The argument about handguns continues and so do the shootings, the deaths, the suicides - and the documentaries.

The latest small screen look at the big picture on handguns comes from NBC in a documentary titled "Guns, Guns, Guns," to air tonight ( p.m., Ch. 2).This is the second documentary in NBC News's Summer Showcase series and it is a much more serious effort than the series opener, the laughable but not very funny "Of Macho and Men."

Connie Chung hosts the show, which includes reports from correspondents Chung, Bill Schechner, Maria Shriver and Lucky Severson.

The documentary makes its points by concentrating on two days this year, May 20 and 21, traveling to Illinois, California, Texas and Florida.

Why those two days? The first segment of the show, reported from Winnetka, Ill., by Schechner, provides the answer. It was on May 20 that a woman named Lori Dann walked into a second grade classroom at the Hubbard Woods School and started shooting children, killing one and wounding five others.

It is heartbreaking to hear the parents of the victims - and little second graders who witnessed the event - describe the loss of innocence and the beginnings of fear.

It is frightening to realize that under the Illinois gun control law Lori Dann did nothing illegal when she bought three handguns.

The Winnetka segment is followed by a report from Shriver in Los Angeles on teenage gun-toters in a city where, through May, 96 people had died in gang-related incidents.

"There's something about a gun, you know. It just takes all your fear away," Kevin Butler tells Shriver. Butler, 18, is serving time for murder.

The Winnetka and Los Angeles segments are separated by a film clip of the assassination of Robert F. Kennedy, Shriver's uncle.

In Gainesville, Texas, Chung talks to the grieving family of Sharon Wilson, whose husband was going to file for divorce. On May 17 she pawned her and her husband's wedding rings in exchange for a snub-nosed, five-shot revolver which she used to kill her two children and herself.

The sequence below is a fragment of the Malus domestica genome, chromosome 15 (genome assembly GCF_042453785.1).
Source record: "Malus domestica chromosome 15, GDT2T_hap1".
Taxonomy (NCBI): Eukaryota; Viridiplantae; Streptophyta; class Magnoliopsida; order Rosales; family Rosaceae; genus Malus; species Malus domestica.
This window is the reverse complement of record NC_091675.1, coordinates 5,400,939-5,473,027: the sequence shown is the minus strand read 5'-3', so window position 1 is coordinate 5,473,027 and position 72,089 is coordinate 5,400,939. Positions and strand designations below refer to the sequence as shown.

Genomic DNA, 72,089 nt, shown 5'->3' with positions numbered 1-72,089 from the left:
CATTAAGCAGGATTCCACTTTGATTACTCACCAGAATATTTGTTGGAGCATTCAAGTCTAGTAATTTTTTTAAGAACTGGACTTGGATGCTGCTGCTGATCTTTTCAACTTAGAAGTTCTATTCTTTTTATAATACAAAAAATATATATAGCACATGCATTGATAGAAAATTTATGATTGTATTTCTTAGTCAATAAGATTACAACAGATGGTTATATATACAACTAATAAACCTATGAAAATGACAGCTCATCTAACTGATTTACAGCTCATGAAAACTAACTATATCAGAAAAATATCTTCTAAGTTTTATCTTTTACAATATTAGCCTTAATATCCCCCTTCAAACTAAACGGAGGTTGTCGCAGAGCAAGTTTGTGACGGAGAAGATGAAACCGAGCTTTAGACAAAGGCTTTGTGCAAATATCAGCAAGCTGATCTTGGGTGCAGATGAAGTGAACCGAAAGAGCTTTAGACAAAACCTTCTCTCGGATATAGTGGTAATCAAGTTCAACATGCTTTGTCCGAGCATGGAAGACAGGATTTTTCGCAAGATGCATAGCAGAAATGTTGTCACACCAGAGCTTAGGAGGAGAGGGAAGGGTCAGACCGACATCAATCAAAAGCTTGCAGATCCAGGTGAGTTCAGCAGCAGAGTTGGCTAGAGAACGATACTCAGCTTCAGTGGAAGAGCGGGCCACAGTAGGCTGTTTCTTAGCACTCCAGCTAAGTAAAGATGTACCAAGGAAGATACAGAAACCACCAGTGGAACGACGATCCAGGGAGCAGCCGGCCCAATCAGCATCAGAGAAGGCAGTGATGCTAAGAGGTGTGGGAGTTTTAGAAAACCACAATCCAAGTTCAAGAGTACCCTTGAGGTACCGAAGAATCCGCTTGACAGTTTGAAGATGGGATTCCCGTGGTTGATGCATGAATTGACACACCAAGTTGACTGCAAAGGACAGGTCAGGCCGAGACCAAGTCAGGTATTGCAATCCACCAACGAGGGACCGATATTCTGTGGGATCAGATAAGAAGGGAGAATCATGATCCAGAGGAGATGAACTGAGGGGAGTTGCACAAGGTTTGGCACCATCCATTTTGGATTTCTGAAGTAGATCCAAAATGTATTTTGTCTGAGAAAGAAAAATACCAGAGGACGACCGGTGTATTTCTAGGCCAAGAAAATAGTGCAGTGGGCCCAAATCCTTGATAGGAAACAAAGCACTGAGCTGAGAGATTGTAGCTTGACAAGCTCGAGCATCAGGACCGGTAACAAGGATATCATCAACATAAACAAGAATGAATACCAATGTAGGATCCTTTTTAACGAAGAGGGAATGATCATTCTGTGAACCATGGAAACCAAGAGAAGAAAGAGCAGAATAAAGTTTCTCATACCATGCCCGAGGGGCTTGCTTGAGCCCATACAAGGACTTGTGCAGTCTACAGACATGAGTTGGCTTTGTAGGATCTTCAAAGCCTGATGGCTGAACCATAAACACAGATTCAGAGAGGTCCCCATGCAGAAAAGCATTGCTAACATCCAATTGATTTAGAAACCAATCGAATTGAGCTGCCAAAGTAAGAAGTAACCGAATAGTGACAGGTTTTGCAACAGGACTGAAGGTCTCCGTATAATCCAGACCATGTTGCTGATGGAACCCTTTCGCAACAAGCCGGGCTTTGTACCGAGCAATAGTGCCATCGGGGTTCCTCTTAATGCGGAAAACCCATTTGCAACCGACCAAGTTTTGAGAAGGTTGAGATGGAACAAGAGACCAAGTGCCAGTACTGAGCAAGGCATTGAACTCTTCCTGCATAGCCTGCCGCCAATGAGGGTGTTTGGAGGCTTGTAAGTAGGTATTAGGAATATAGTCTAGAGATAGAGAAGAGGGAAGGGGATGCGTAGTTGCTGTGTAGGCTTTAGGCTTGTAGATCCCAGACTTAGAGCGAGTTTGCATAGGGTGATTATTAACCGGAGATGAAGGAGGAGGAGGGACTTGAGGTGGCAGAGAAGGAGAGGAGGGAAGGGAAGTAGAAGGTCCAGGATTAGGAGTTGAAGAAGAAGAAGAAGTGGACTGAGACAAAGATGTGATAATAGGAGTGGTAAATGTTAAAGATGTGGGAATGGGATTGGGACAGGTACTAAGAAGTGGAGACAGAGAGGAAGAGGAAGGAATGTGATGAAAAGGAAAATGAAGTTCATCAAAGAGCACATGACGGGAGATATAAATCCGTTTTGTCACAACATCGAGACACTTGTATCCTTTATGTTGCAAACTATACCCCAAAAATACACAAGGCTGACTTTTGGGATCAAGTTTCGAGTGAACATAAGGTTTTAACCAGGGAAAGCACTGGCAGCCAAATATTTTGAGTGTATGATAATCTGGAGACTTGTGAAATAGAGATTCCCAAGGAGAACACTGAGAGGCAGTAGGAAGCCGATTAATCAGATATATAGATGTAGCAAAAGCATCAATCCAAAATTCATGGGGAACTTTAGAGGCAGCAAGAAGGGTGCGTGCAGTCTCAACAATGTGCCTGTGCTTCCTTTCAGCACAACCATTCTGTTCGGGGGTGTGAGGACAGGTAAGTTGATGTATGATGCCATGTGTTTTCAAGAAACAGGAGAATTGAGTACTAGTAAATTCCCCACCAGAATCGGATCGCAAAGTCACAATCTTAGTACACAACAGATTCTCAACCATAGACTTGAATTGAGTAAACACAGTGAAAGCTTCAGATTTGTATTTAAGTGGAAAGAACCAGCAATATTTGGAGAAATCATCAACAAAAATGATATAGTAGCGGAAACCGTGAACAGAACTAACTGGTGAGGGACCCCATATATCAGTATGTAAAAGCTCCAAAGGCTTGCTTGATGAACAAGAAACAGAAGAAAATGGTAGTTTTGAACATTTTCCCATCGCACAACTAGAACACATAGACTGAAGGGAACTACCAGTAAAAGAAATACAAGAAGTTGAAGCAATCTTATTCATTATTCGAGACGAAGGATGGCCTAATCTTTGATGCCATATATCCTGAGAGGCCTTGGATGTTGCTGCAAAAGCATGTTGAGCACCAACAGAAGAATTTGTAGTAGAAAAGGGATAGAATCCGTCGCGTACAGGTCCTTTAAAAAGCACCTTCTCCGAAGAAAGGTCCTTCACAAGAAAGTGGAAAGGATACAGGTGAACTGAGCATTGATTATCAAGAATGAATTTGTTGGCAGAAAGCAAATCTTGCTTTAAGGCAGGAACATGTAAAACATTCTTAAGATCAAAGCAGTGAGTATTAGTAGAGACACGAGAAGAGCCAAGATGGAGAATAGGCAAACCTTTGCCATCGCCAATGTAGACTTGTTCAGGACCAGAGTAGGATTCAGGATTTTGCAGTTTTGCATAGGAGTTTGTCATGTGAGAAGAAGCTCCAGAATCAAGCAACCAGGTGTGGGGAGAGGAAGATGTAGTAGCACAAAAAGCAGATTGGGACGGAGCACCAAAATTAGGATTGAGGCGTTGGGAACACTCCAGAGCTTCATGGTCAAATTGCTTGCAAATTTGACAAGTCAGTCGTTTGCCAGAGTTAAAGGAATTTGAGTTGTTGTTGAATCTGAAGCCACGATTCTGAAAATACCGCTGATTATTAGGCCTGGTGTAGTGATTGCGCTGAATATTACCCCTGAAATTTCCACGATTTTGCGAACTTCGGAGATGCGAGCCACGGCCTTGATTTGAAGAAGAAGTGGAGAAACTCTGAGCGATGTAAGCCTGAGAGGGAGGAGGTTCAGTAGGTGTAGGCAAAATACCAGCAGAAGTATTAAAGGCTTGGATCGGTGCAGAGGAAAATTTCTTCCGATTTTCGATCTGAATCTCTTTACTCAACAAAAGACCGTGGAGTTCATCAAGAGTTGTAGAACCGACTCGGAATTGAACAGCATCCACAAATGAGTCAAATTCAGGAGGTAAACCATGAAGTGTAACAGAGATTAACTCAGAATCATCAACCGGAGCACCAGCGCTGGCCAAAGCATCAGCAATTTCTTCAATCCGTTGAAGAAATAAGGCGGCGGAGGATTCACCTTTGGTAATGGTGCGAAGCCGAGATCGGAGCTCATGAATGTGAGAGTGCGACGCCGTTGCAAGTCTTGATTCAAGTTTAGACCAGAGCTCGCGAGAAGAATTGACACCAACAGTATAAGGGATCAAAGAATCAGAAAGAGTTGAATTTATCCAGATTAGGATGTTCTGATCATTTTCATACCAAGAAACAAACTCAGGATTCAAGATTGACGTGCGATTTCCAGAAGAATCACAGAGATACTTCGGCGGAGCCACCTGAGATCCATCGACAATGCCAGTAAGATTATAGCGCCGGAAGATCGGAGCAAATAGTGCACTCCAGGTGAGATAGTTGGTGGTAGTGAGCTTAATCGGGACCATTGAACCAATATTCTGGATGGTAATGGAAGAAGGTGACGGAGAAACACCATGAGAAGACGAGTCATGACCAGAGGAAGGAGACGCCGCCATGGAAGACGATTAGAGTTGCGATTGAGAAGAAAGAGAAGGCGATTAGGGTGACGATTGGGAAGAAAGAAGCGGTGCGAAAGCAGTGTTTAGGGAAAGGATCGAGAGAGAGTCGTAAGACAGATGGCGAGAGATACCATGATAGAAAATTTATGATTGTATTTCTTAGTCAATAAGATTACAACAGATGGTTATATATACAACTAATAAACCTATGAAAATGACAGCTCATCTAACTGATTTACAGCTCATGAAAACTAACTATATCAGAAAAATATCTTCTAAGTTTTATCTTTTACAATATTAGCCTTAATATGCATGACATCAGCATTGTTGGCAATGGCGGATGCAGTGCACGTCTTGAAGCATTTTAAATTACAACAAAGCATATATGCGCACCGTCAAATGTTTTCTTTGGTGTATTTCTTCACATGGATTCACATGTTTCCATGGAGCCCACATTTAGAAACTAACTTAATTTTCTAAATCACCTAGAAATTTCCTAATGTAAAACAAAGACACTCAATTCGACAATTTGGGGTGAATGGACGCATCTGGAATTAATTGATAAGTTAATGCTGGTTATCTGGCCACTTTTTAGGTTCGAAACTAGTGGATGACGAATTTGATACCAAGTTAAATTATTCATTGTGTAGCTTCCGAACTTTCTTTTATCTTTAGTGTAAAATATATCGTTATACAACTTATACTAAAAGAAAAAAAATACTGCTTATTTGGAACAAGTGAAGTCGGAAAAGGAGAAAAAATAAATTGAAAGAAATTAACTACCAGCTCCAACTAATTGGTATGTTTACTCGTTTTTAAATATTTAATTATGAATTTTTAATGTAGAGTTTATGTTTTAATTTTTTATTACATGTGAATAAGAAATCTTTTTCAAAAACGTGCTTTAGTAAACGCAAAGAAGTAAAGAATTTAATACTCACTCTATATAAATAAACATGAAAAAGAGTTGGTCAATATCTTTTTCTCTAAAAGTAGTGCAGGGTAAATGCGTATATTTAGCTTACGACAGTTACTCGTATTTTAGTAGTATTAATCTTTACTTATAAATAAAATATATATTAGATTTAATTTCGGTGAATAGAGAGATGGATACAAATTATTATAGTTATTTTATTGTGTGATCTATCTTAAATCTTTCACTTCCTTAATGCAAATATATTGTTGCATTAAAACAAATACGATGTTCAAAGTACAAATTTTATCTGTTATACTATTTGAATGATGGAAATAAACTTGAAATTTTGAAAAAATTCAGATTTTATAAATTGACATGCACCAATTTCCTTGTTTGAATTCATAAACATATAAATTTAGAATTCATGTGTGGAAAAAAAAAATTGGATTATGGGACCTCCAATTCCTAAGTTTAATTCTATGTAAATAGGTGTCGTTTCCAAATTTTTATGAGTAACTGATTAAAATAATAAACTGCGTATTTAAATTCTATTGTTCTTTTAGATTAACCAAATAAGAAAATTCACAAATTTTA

Her brother says she was always afraid of guns.

The scene shifts to Miami, where Severson reports that last year the Florida Legislature abolished local handgun laws. The publicity about gun-toting citizens was bad for tourism, so the law was changed. It is still easy to get a gun, but now it must be concealed.

Severson said that before the new gun law, Dade Country had 1,300 registered concealed weapons. Now it has more than 9,400.

There are statistics galore and gory in "Guns, Guns, Guns." Among the numbers cited:

There are an estimated 60 million legal handguns in American homes - probably only one-third of the country's total private armory. There is a handgun for every two homes; one for every four citizens.

Americans killed by handguns in the commission of crimes, in suicides and accidents, total 22,000 a year. More Americans have been killed with handguns than have died in all the wars of the 20th century.

At least four youngsters, age 19 or younger, are killed every day by handguns. Firearms are the second leading cause of injury death in children under 19 and they are the leading method of teen suicide. This year 3,000 children will use a gun to take their own lives.

Nine out of 10 handgun deaths are caused by people who are angry, drunk, careless or depressed. Only one out of 10 is caused by criminals in commission of a crime. Only one death in every 118 can be termed a "justifiable homicide" in self-defense. The holder of a handgun is eight times more likely to be shot than an intruder.

"Handgun proponents argue that guns don't kill, people do," Chung says. "Opponents say guns don't die, people do.

"The political debate goes on, the number of guns continues to rise, and so does the number of casualties."

"Guns, Guns, Guns" offers a frightening look at armed America and makes a strong case for tougher gun control laws. It offers the National Rifle Association a token opportunity to speak out in favor of guns in an unconvincing brief statement.

Carl Rowan, a liberal Washington newspaper columnist who has repeatedly called for a total handgun ban, made a better case for the NRA than its own spokesman.

Rowan recently shot a teenage intruder coming out of his swimming pool at 2 a.m. Rowan's explanation, in part: "Anybody who is threatening my family becomes my enemy."